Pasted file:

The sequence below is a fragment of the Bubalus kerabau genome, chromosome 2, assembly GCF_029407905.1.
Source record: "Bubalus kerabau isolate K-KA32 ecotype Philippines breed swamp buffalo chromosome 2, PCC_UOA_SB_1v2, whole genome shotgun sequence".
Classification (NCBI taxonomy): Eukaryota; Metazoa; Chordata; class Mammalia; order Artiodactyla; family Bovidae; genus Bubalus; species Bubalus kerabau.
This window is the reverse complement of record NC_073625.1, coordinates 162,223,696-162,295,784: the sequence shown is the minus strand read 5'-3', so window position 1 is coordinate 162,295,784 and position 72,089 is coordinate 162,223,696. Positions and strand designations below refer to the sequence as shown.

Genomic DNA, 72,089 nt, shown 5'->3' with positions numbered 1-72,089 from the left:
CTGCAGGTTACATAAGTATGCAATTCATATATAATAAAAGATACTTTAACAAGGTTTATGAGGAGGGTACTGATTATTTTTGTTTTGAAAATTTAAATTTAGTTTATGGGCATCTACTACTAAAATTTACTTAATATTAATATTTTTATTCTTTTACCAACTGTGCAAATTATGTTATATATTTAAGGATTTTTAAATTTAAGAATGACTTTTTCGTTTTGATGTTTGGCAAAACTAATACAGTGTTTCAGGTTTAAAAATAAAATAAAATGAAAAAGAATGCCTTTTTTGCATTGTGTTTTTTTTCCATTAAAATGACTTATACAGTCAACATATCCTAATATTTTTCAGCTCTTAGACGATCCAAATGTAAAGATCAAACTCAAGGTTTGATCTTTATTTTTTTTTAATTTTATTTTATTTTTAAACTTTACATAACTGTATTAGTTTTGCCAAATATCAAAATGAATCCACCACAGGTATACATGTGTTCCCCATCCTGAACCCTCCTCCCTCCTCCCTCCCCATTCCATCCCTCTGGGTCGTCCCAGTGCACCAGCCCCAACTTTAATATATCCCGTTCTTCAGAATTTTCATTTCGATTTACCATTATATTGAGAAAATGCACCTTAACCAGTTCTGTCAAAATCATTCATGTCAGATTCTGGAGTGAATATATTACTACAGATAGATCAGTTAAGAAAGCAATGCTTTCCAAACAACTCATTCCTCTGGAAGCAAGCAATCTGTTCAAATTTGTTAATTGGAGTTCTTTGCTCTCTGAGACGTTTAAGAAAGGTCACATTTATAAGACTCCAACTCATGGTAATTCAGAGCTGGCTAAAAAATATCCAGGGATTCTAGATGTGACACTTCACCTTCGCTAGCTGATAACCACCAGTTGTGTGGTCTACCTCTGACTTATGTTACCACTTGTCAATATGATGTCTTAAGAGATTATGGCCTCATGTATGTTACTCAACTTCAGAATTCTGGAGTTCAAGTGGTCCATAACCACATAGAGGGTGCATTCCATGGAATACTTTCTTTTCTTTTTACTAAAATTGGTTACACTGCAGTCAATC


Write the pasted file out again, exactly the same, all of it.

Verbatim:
The sequence below is a fragment of the Bubalus kerabau genome, chromosome 2, assembly GCF_029407905.1.
Source record: "Bubalus kerabau isolate K-KA32 ecotype Philippines breed swamp buffalo chromosome 2, PCC_UOA_SB_1v2, whole genome shotgun sequence".
Classification (NCBI taxonomy): Eukaryota; Metazoa; Chordata; class Mammalia; order Artiodactyla; family Bovidae; genus Bubalus; species Bubalus kerabau.
This window is the reverse complement of record NC_073625.1, coordinates 162,223,696-162,295,784: the sequence shown is the minus strand read 5'-3', so window position 1 is coordinate 162,295,784 and position 72,089 is coordinate 162,223,696. Positions and strand designations below refer to the sequence as shown.

Genomic DNA, 72,089 nt, shown 5'->3' with positions numbered 1-72,089 from the left:
CTGCAGGTTACATAAGTATGCAATTCATATATAATAAAAGATACTTTAACAAGGTTTATGAGGAGGGTACTGATTATTTTTGTTTTGAAAATTTAAATTTAGTTTATGGGCATCTACTACTAAAATTTACTTAATATTAATATTTTTATTCTTTTACCAACTGTGCAAATTATGTTATATATTTAAGGATTTTTAAATTTAAGAATGACTTTTTCGTTTTGATGTTTGGCAAAACTAATACAGTGTTTCAGGTTTAAAAATAAAATAAAATGAAAAAGAATGCCTTTTTTGCATTGTGTTTTTTTTCCATTAAAATGACTTATACAGTCAACATATCCTAATATTTTTCAGCTCTTAGACGATCCAAATGTAAAGATCAAACTCAAGGTTTGATCTTTATTTTTTTTTAATTTTATTTTATTTTTAAACTTTACATAACTGTATTAGTTTTGCCAAATATCAAAATGAATCCACCACAGGTATACATGTGTTCCCCATCCTGAACCCTCCTCCCTCCTCCCTCCCCATTCCATCCCTCTGGGTCGTCCCAGTGCACCAGCCCCAACTTTAATATATCCCGTTCTTCAGAATTTTCATTTCGATTTACCATTATATTGAGAAAATGCACCTTAACCAGTTCTGTCAAAATCATTCATGTCAGATTCTGGAGTGAATATATTACTACAGATAGATCAGTTAAGAAAGCAATGCTTTCCAAACAACTCATTCCTCTGGAAGCAAGCAATCTGTTCAAATTTGTTAATTGGAGTTCTTTGCTCTCTGAGACGTTTAAGAAAGGTCACATTTATAAGACTCCAACTCATGGTAATTCAGAGCTGGCTAAAAAATATCCAGGGATTCTAGATGTGACACTTCACCTTCGCTAGCTGATAACCACCAGTTGTGTGGTCTACCTCTGACTTATGTTACCACTTGTCAATATGATGTCTTAAGAGATTATGGCCTCATGTATGTTACTCAACTTCAGAATTCTGGAGTTCAAGTGGTCCATAACCACATAGAGGGTGCATTCCATGGAATACTTTCTTTTCTTTTTACTAAAATTGGTTACACTGCAGTCAATC